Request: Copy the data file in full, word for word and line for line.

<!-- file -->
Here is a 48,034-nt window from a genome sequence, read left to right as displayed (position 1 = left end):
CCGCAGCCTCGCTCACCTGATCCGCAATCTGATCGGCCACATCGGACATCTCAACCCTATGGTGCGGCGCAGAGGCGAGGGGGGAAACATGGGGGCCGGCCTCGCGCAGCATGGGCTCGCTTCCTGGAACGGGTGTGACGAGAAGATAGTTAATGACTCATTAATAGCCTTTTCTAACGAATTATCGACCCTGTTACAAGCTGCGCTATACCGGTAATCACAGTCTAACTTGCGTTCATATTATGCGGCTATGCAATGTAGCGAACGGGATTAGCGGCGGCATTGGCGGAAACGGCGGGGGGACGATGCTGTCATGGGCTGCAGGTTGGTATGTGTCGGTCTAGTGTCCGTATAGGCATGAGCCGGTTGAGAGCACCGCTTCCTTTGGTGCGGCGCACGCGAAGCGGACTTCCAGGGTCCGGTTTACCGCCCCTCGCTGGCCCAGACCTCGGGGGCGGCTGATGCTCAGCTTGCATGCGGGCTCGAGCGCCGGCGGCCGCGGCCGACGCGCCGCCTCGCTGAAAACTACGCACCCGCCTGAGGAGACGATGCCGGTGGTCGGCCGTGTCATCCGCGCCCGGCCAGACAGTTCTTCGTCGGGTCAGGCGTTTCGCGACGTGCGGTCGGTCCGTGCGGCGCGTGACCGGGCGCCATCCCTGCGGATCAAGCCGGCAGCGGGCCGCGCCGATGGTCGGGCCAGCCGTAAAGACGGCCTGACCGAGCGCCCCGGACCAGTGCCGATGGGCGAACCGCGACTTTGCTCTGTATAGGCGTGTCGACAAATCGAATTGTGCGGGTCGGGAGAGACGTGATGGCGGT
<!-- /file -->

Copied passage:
Here is a 48,034-nt window from a genome sequence, read left to right as displayed (position 1 = left end):
CCGCAGCCTCGCTCACCTGATCCGCAATCTGATCGGCCACATCGGACATCTCAACCCTATGGTGCGGCGCAGAGGCGAGGGGGGAAACATGGGGGCCGGCCTCGCGCAGCATGGGCTCGCTTCCTGGAACGGGTGTGACGAGAAGATAGTTAATGACTCATTAATAGCCTTTTCTAACGAATTATCGACCCTGTTACAAGCTGCGCTATACCGGTAATCACAGTCTAACTTGCGTTCATATTATGCGGCTATGCAATGTAGCGAACGGGATTAGCGGCGGCATTGGCGGAAACGGCGGGGGGACGATGCTGTCATGGGCTGCAGGTTGGTATGTGTCGGTCTAGTGTCCGTATAGGCATGAGCCGGTTGAGAGCACCGCTTCCTTTGGTGCGGCGCACGCGAAGCGGACTTCCAGGGTCCGGTTTACCGCCCCTCGCTGGCCCAGACCTCGGGGGCGGCTGATGCTCAGCTTGCATGCGGGCTCGAGCGCCGGCGGCCGCGGCCGACGCGCCGCCTCGCTGAAAACTACGCACCCGCCTGAGGAGACGATGCCGGTGGTCGGCCGTGTCATCCGCGCCCGGCCAGACAGTTCTTCGTCGGGTCAGGCGTTTCGCGACGTGCGGTCGGTCCGTGCGGCGCGTGACCGGGCGCCATCCCTGCGGATCAAGCCGGCAGCGGGCCGCGCCGATGGTCGGGCCAGCCGTAAAGACGGCCTGACCGAGCGCCCCGGACCAGTGCCGATGGGCGAACCGCGACTTTGCTCTGTATAGGCGTGTCGACAAATCGAATTGTGCGGGTCGGGAGAGACGTGATGGCGGT